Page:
The samples can also be heard all joined together, along with my own dulcet tones describing what you're hearing: clean 10Mb overdrive 10Mb
They're played in the order of the table - but down the first column, then the second and so on.
From a recording point of view, I DIed the guitar into my PC, and miked myself in at the same time. I did the recording using Sonar.
After normalising the samples (and, ahem, editing out the REALLY bad playing!) , I muted the mike when I wasn't talking to get rid of the sound of the strings being played acoustically.
I applied an amp modeler and a touch of reverb to the guitar track and exported it to wav for the clean version. Then I changed the modeler and exported the overdrive version. There is no other compression, chorus or anything.
Then I brought each of the wav files into Soundprobe (an old sound editor), and renormalised again before exporting each section to 192k mp3.
I did the renormalising this way round so each sample was at the same level relative to each of the others.
I'll post another couple of samples later. The riff doesn't do the PHOOP sounds justice, so I'll elaborate on that. Also, I'll demo what my active tone controls can do to the sound.
First off, +1 for putting together such a complete reference of all the options your design includes. I know this took a lot of time to put together and it was very generous of you to put this up on the board. (and working with tables on this board is great fun, too...)
I followed your original post doing my best to grasp the design and all that you were trying to accomplish. I always appreciate a design where the actual operation is easy and intuitive. The pictures of the finished build look very clean and simple on the guitar. To me, this is even more impressive when you understand all that went into it "under the bonnet"
Congratulation on a successful design and built. Very nice.
And again, thanks for putting together sharing the sound clips.
So, what's the next project all about?
"Fascism should rightly be called Corporatism, as it is the merger of corporate and government power." - Benito Mussolini "When fascism comes to America, it will be wrapped in the flag and carrying the cross." - Sinclair Lewis (1935) "History, in general, only informs us of what bad government is." - Thomas Jefferson “Be yourself; everyone else is already taken.” - Oscar Wilde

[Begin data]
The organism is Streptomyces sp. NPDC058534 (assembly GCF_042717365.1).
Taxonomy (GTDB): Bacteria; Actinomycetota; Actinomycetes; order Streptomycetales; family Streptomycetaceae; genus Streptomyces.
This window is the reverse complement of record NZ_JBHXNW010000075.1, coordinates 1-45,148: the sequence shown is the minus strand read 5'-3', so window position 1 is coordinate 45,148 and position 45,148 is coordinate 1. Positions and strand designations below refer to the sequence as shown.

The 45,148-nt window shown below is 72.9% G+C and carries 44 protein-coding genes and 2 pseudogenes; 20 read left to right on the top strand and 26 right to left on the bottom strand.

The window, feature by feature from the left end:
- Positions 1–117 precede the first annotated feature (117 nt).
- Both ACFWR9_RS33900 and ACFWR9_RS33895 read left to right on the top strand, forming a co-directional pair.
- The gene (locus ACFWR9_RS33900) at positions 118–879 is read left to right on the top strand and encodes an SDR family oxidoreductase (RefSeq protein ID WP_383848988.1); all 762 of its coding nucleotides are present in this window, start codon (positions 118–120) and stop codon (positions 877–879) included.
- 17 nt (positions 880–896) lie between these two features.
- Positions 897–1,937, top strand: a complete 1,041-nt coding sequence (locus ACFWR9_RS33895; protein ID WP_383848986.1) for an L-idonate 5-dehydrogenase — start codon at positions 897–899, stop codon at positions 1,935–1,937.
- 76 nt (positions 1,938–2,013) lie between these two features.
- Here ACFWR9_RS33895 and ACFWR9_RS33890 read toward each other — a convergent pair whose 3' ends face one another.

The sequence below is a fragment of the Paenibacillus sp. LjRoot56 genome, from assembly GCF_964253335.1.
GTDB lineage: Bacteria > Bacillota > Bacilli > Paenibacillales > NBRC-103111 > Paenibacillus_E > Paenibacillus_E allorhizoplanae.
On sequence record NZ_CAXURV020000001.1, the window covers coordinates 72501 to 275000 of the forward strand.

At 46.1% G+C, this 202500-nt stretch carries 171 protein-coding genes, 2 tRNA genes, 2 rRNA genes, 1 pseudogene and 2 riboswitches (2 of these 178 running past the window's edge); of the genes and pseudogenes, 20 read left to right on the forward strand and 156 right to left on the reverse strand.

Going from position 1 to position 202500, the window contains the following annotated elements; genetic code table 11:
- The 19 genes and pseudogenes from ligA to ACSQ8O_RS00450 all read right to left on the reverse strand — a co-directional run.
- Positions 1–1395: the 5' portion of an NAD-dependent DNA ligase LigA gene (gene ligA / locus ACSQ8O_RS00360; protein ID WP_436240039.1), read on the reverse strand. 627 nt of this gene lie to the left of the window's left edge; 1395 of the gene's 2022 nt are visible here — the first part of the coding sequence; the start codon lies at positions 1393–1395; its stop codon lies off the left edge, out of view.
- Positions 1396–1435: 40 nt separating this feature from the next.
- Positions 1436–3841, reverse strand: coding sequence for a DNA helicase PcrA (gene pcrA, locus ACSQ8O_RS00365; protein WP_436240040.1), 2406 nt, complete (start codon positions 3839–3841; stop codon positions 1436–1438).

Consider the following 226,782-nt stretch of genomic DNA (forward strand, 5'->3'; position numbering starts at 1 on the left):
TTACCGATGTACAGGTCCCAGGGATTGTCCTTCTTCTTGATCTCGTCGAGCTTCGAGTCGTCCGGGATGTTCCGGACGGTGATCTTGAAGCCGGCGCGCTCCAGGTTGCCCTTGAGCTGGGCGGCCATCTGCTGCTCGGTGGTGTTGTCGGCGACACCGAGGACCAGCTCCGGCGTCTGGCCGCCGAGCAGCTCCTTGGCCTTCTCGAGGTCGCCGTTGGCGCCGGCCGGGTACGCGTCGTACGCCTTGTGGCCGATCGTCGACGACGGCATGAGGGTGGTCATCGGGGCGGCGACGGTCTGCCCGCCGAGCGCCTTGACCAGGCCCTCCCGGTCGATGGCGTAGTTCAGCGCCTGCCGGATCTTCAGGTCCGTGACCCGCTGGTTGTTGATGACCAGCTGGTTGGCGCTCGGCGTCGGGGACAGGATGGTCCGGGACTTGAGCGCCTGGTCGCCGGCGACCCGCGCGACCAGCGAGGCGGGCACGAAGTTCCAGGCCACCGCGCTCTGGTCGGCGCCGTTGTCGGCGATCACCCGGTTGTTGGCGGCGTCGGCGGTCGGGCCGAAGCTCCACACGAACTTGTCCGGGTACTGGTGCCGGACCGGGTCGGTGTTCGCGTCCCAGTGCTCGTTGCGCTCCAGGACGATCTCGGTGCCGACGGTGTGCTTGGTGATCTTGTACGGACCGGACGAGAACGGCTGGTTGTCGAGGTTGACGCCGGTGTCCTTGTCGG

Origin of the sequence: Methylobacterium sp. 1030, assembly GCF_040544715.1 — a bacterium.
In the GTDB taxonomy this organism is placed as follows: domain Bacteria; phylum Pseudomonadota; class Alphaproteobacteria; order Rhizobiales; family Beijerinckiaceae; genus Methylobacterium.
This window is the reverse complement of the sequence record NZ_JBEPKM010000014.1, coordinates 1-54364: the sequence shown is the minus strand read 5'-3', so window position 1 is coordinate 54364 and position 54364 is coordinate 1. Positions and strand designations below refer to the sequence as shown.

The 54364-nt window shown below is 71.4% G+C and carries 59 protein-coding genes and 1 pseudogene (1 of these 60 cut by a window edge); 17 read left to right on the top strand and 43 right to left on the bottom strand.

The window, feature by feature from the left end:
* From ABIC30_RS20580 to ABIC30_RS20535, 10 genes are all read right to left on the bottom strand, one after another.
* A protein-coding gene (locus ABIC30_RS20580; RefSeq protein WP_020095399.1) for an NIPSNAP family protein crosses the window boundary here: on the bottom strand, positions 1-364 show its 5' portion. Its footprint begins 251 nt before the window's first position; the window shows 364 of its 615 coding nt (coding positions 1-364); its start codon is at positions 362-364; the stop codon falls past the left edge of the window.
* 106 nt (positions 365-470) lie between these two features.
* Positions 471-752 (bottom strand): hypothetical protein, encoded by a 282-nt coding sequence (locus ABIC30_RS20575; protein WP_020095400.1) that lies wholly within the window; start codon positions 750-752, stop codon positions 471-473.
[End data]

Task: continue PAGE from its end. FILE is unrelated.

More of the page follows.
My aim was a nice, clean look, that's relatively easy to understand, but with plenty of options.
I think the basic idea of the 2 rotaries working in conjunction could easily be simplified into something a bit more for the masses. Maybe remove the parallel in-phase sounds giving you a five way - which you could use a super switch for - and remove the combo option from the other switch.
As for this posting - I got so much help from this board in the design, it was the least I could do.
this excercise has been quite useful to me. I was listening back to the samples, and to my tone deaf ears many of them sound so similar to each other as to be indistinguishable.
the overdriven sounds are particularly bad.
Also the bridge pickup was noticably quieter than the neck. and it was way tinnier than it sounds througha my amp.
I've since adjusted the pickups - moving the neck PU a lot further away, and the bridge bass side closer. It's made the guitar better balanced, and the "both pickups" sounds more distinct.
I've also been listening to the original recording again. I thought initially that the problem was overlossy conversion to mp3, but the problem is still there in Sonar.
The PU setup is part of the problem, so I'll have to rerecord the samples. Also the amp sim set up wasn't ideal - i set the treble so it sounded right with thebassier sounds, forgot that the trebly sounds would therefore be too toppy. Also, however, the amp sim i used isn't very good. I tried backing the gain down a bit, but that didn't help much. I've got another couple of sims I'll play around with, but I may have to record from my real amp, either from the headphone socket or - horrors - via microphone.
Incidentally, since i adjusted those pickups, I've started to love the single coil, parallel, in phase sound. It's not quite stratty, but is getting there. The nice quality I was getting with the PHOOP sounds, however, has diminished a bit, as the balance between the different frequencies has changed.